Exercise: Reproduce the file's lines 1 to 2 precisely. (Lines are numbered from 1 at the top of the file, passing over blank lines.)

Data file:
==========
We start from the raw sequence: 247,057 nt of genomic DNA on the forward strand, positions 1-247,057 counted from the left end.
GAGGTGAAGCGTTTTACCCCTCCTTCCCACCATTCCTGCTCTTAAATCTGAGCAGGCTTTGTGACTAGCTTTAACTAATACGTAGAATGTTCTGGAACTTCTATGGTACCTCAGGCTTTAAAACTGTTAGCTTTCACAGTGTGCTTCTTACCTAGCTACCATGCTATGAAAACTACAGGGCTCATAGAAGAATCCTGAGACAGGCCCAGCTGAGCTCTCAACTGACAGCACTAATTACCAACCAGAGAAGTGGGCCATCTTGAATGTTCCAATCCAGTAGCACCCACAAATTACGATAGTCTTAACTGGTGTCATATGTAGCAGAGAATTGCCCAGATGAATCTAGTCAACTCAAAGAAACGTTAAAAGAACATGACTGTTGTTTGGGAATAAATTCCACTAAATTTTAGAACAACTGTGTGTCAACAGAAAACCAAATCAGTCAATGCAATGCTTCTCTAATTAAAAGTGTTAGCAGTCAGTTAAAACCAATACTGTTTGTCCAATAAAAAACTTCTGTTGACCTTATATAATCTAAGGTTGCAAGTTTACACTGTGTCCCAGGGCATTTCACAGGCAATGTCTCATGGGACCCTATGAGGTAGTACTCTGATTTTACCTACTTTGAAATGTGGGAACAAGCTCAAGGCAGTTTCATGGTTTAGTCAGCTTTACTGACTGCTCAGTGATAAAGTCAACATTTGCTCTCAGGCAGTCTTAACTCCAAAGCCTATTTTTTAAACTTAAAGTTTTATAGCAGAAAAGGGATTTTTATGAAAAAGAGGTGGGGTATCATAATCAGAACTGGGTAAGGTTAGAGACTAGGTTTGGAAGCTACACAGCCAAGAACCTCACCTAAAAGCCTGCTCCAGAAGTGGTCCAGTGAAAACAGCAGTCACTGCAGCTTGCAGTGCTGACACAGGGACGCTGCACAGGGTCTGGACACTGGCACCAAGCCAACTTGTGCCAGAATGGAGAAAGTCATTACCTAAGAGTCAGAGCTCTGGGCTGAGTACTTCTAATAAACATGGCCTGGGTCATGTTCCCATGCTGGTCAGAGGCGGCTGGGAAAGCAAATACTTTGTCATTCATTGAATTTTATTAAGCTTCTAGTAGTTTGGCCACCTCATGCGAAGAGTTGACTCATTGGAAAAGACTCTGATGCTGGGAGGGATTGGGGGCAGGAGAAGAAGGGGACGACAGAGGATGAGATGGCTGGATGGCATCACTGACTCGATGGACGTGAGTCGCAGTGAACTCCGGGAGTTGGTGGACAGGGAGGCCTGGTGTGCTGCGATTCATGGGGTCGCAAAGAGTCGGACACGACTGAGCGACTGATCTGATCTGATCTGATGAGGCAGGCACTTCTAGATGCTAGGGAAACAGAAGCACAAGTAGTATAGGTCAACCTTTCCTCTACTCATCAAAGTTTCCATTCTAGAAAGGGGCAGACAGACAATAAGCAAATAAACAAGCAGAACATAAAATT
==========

We start from the raw sequence: 247,057 nt of genomic DNA on the forward strand, positions 1-247,057 counted from the left end.
GAGGTGAAGCGTTTTACCCCTCCTTCCCACCATTCCTGCTCTTAAATCTGAGCAGGCTTTGTGACTAGCTTTAACTAATACGTAGAATGTTCTGGAACTTCTATGGTACCTCAGGCTTTAAAACTGTTAGCTTTCACAGTGTGCTTCTTACCTAGCTACCATGCTATGAAAACTACAGGGCTCATAGAAGAATCCTGAGACAGGCCCAGCTGAGCTCTCAACTGACAGCACTAATTACCAACCAGAGAAGTGGGCCATCTTGAATGTTCCAATCCAGTAGCACCCACAAATTACGATAGTCTTAACTGGTGTCATATGTAGCAGAGAATTGCCCAGATGAATCTAGTCAACTCAAAGAAACGTTAAAAGAACATGACTGTTGTTTGGGAATAAATTCCACTAAATTTTAGAACAACTGTGTGTCAACAGAAAACCAAATCAGTCAATGCAATGCTTCTCTAATTAAAAGTGTTAGCAGTCAGTTAAAACCAATACTGTTTGTCCAATAAAAAACTTCTGTTGACCTTATATAATCTAAGGTTGCAAGTTTACACTGTGTCCCAGGGCATTTCACAGGCAATGTCTCATGGGACCCTATGAGGTAGTACTCTGATTTTACCTACTTTGAAATGTGGGAACAAGCTCAAGGCAGTTTCATGGTTTAGTCAGCTTTACTGACTGCTCAGTGATAAAGTCAACATTTGCTCTCAGGCAGTCTTAACTCCAAAGCCTATTTTTTAAACTTAAAGTTTTATAGCAGAAAAGGGATTTTTATGAAAAAGAGGTGGGGTATCATAATCAGAACTGGGTAAGGTTAGAGACTAGGTTTGGAAGCTACACAGCCAAGAACCTCACCTAAAAGCCTGCTCCAGAAGTGGTCCAGTGAAAACAGCAGTCACTGCAGCTTGCAGTGCTGACACAGGGACGCTGCACAGGGTCTGGACACTGGCACCAAGCCAACTTGTGCCAGAATGGAGAAAGTCATTACCTAAGAGTCAGAGCTCTGGGCTGAGTACTTCTAATAAACATGGCCTGGGTCATGTTCCCATGCTGGTCAGAGGCGGCTGGGAAAGCAAATACTTTGTCATTCATTGAATTTTATTAAGCTTCTAGTAGTTTGGCCACCTCATGCGAAGAGTTGACTCATTGGAAAAGACTCTGATGCTGGGAGGGATTGGGGGCAGGAGAAGAAGGGGACGACAGAGGATGAGATGGCTGGATGGCATCACTGACTCGATGGACGTGAGTCGCAGTGAACTCCGGGAGTTGGTGGACAGGGAGGCCTGGTGTGCTGCGATTCATGGGGTCGCAAAGAGTCGGACACGACTGAGCGACTGATCTGATCTGATCTGATGAGGCAGGCACTTCTAGATGCTAGGGAAACAGAAGCACAAGTAGTATAGGTCAACCTTTCCTCTACTCATCAAAGTTTCCATTCTAGAAAGGGGCAGACAGACAATAAGCAAATAAACAAGCAGAACATAAAATT